“I told you these were shadows of the things that have been,” said the Ghost. “That they are what they are, do not blame me!”

“Remove me!” Robbo exclaimed, “I cannot bear it!”

He turned upon the Ghost, and seeing that it looked upon him with a face, in which in some strange way there were fragments of all the faces it had shown him, wrestled with it.

“Leave me! Take me back. Haunt me no longer!”

In the struggle, if that can be called a struggle in which the Ghost with no visible resistance on its own part despite Robbo’s constant shouting, occasional pat on the back and arm around the shoulder was undisturbed by any effort of its adversary.

In an instant Robbo was back at the training centre with the floodlights blazing relentlessly, he could not hide the light, which streamed from on high, in an unbroken flood upon the ground.

He was conscious of being exhausted, and overcome by an irresistible drowsiness; and, further, of being in his own office; and had barely time to reel to the chair, before he sank into a heavy sleep.

A Christmas Carl: Chapter 1-Pert’s Apparition

I have endeavoured in this Ghostly little blog, to raise the Ghost of an Idea, which shall not put my readers out of humour with themselves, with each other, with the season, or with me. May it haunt their houses pleasantly, and no one wish to lay it.

Their faithful Friend and Servant,
R. B.

Martyn Pert was scouting players in South America: to begin with. There is no doubt whatever about that. The register of his travel was posted on the Instagram accounts of both #IluvdaCaps!!! and #BlooandWhite4ever who both saw him boarding a plane at Vancouver airport: and Robbo himself had seen the flight tickets and approved the itineray. Martyn Pert was in South America.

Robbo knew he was in South America? Of course he did. How could it be otherwise? Robbo and he were partners for I don’t know how many years. Robbo was his gaffer, head coach and his friend.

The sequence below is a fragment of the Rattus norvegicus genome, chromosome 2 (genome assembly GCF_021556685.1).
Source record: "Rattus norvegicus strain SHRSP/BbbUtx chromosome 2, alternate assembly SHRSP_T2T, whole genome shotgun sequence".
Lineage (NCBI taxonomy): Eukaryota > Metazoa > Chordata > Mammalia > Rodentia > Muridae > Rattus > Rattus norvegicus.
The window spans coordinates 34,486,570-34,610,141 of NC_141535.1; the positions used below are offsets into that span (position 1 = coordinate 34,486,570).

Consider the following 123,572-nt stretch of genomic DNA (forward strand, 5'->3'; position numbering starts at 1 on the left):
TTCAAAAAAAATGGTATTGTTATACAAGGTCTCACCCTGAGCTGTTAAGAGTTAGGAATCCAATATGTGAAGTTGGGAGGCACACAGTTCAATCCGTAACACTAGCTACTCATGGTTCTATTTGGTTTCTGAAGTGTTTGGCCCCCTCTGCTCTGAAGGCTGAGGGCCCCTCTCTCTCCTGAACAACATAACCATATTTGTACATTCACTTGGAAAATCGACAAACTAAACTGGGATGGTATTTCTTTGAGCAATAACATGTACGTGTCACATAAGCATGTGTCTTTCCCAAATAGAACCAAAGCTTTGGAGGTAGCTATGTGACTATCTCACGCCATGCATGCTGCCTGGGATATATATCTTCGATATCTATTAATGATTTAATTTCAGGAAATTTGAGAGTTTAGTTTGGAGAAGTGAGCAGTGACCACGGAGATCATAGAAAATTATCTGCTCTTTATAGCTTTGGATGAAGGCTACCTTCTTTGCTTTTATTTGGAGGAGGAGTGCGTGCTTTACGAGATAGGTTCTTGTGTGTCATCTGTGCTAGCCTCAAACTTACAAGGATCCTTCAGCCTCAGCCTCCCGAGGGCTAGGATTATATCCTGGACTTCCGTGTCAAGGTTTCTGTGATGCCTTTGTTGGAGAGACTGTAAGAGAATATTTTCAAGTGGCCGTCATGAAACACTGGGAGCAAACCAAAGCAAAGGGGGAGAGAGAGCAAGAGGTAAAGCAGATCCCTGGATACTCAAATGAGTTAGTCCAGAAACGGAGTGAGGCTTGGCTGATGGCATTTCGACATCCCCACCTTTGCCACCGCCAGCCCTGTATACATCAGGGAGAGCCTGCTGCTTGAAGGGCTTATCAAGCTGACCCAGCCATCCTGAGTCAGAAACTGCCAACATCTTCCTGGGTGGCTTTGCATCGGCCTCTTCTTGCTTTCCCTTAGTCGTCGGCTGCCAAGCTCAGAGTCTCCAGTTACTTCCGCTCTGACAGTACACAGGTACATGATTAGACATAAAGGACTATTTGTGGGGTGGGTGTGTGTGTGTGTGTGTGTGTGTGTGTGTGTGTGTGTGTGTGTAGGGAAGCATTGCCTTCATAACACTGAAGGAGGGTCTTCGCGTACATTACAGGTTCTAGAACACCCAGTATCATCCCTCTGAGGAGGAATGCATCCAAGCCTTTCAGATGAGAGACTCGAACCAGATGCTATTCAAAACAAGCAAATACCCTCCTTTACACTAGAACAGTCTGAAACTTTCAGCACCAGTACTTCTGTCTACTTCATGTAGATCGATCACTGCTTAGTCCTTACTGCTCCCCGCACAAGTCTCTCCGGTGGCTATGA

The mention of Pert’s travels brings me back to the point I started from. There is no doubt that Pert was in South America. This must be distinctly understood, or nothing wonderful can come of the story I am going to relate.

Robbo never painted out Pert’s name from the locker room. There it stood, hours and days after the flight, above the door to the boot room: Robbo and Pert. The pair were known as Robbo and Pert. Sometimes people new to the media called Robbo Robbo, and sometimes Pert, but he answered to both names. It was all the same to him.

Oh! But he was so defensively minded Robbo! A squeezing, wrenching, grasping, scraping, clutching, kind of defence! He carried that defensive style of play always about with him; he plotted in his office in the dog-days of the season; and didn’t change it one degree at Christmas.

Opponents playing attractive football had little influence on Robbo.

Nobody ever stopped him in the street to say, with gladsome looks, “My dear Robbo, how are you? When will we see your team play again?” No baristas implored him to bestow a tactical nugget on how to break down two rows of four, no children asked him why he preferred inverted wingers, no man or woman ever once in all his life inquired the way to goal of Robbo. Even the visually impaired people’s dogs appeared to know him; and when they saw him coming on, would tug their owners into doorways and up alleys; and then would wag their tails as though they said, “Quick before he starts talking about how possession stats don’t really matter”